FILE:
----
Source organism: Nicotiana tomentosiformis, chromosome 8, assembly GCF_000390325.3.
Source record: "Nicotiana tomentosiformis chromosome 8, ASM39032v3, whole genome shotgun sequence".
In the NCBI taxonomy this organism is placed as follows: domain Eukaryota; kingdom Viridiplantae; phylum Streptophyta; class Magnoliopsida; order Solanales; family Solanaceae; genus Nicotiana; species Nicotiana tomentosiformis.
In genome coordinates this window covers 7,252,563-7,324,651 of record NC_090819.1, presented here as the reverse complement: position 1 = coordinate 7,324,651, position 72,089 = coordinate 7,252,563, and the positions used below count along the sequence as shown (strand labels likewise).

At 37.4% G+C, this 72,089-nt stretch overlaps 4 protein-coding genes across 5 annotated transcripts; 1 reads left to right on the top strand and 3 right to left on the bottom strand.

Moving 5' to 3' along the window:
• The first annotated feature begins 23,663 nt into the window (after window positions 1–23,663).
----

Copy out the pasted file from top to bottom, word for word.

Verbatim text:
Source organism: Nicotiana tomentosiformis, chromosome 8, assembly GCF_000390325.3.
Source record: "Nicotiana tomentosiformis chromosome 8, ASM39032v3, whole genome shotgun sequence".
In the NCBI taxonomy this organism is placed as follows: domain Eukaryota; kingdom Viridiplantae; phylum Streptophyta; class Magnoliopsida; order Solanales; family Solanaceae; genus Nicotiana; species Nicotiana tomentosiformis.
In genome coordinates this window covers 7,252,563-7,324,651 of record NC_090819.1, presented here as the reverse complement: position 1 = coordinate 7,324,651, position 72,089 = coordinate 7,252,563, and the positions used below count along the sequence as shown (strand labels likewise).

At 37.4% G+C, this 72,089-nt stretch overlaps 4 protein-coding genes across 5 annotated transcripts; 1 reads left to right on the top strand and 3 right to left on the bottom strand.

Moving 5' to 3' along the window:
• The first annotated feature begins 23,663 nt into the window (after window positions 1–23,663).